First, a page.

Thus he began by challenging the Cartesian account at a single, but nonetheless vital, point—its application to natural science. He agreed that the propositions of pure mathematics were, as Descartes had insisted, models of clarity, and such that to deny or question them was to invite absurdity. He argued, though, that Descartes had been fundamentally mistaken in his conception of what guaranteed their validity and that, once this was pointed out, it could be seen to constitute an error fatal to his entire scientific methodology. For the latter involved the assumption that the structure of the physical universe could be presented in the form of statements which possessed the same unassailable character as those of arithmetic and geometry.

But this, Vico claimed, was to overlook a crucial consideration, namely that the transparent certitude of mathematical reasoning derives solely from the circumstance that we ourselves create the “world of forms and numbers” with which it deals, its elements being fictions or conceptual constructions related to one another according to rules that we have freely devised for our own use: mathematics did not record or reflect the inner nature of things, but was rather an arbitrary product of the human mind. None of the foregoing was true, on the other hand, of the material world investigated by the natural sciences; this was given to us as a “brute” reality, and it had been created, not by men, but by God. Thus the Cartesian attempt to assimilate physical theories to mathematical systems, finding for both a common ground and criterion of truth in the doctrine of clear and distinct ideas, rested ultimately upon an illusions.

Vico’s conception of mathematics as a matter of invention rather than discovery was, in its time, both novel and arresting: some have seen it as foreshadowing Kantian ideas, while others (more plausibly) have regarded it as strikingly anticipatory of approaches to the subject that have only become current in the present century. In his eyes, however, it was connected with, and subsidiary to, a wider thesis which he later used to give a radically new twist to his objections to Cartesianism and which was to form the basis of his projected historical science.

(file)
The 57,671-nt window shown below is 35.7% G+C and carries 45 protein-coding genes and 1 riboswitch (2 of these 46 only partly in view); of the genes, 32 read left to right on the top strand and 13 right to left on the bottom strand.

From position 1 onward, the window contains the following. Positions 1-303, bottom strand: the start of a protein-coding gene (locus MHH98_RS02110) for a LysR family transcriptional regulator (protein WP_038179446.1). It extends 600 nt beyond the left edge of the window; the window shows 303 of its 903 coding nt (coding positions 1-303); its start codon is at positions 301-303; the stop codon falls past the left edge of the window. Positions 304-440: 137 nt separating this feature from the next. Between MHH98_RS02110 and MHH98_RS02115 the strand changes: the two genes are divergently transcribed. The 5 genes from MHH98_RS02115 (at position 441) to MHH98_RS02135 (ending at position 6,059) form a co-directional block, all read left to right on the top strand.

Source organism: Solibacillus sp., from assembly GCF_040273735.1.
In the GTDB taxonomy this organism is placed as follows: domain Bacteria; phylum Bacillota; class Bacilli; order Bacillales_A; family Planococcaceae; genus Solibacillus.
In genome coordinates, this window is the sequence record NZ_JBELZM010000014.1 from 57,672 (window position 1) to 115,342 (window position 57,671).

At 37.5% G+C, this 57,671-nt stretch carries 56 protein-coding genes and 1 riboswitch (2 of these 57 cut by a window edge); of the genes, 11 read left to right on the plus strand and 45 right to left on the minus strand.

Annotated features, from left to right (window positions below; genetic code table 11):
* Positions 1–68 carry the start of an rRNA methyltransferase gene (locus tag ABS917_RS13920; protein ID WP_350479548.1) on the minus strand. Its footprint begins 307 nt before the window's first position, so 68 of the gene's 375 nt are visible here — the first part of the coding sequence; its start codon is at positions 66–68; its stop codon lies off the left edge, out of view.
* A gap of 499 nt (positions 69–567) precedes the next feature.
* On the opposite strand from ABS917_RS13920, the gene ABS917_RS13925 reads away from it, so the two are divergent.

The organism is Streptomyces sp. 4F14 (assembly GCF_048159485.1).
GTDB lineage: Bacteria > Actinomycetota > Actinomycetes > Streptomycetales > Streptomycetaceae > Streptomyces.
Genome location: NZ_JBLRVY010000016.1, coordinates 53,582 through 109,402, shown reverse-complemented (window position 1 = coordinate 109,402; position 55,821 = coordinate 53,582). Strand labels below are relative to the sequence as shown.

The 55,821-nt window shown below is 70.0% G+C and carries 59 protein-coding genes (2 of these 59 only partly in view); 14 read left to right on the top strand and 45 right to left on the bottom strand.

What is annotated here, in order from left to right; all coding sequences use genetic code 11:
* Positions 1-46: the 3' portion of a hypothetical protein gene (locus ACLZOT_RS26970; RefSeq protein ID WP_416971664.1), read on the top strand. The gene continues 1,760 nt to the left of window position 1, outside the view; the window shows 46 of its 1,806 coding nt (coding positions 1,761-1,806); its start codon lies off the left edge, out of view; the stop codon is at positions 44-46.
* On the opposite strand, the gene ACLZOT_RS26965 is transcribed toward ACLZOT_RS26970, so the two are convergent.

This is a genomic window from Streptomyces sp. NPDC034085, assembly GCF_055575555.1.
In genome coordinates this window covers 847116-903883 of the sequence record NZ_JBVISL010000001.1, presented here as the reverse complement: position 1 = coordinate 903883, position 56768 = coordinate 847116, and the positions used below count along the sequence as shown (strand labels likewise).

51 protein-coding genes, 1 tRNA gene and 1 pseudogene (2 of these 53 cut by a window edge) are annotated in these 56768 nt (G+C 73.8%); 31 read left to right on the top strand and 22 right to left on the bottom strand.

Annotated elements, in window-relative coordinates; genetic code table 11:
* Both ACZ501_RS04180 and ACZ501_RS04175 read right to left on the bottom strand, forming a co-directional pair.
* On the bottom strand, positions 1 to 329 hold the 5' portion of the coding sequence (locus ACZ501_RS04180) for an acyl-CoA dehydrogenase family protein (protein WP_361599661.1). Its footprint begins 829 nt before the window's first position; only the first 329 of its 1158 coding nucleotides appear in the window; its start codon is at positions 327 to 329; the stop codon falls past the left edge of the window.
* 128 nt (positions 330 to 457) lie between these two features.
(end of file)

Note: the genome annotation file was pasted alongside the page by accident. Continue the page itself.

This was the principle of verum factum, “the true (verum) and the made (factum) are convertible”: more generally, we can fully know only that which we ourselves have created. Whether this doctrine—at least in his formulation of it—originated with Vico, or whether (as has been maintained) he acquired it from earlier sources, does not really matter. What is essential is the original manner in which he employed it. For in his hands it became an instrument with which to undermine the notion that the science of physics represented the paradigm of true knowledge, one that other forms of inquiry must either conform to or else be dismissed as devoid of serious interest.

As Aristotle had long before indicated, it was wrong to suppose that all branches of study must necessarily follow the same pattern, whether geometrical or of some other kind; on the contrary, the methods we used, the categories we applied, should be adapted to our subject matter. So far as the investigation of nature was concerned, we could—by controlled observation and the construction of experiments—discover uniformities that enabled us, within limits, to explain and predict what occurred. Yet neither the natural phenomena themselves, nor the laws to which they were subject, were of our own contrivance; seventeenth-century theorists had been right in stressing that it was “unscientific” to anthropomorphize nature, to treat it as if it were intelligible in human or quasi-human terms.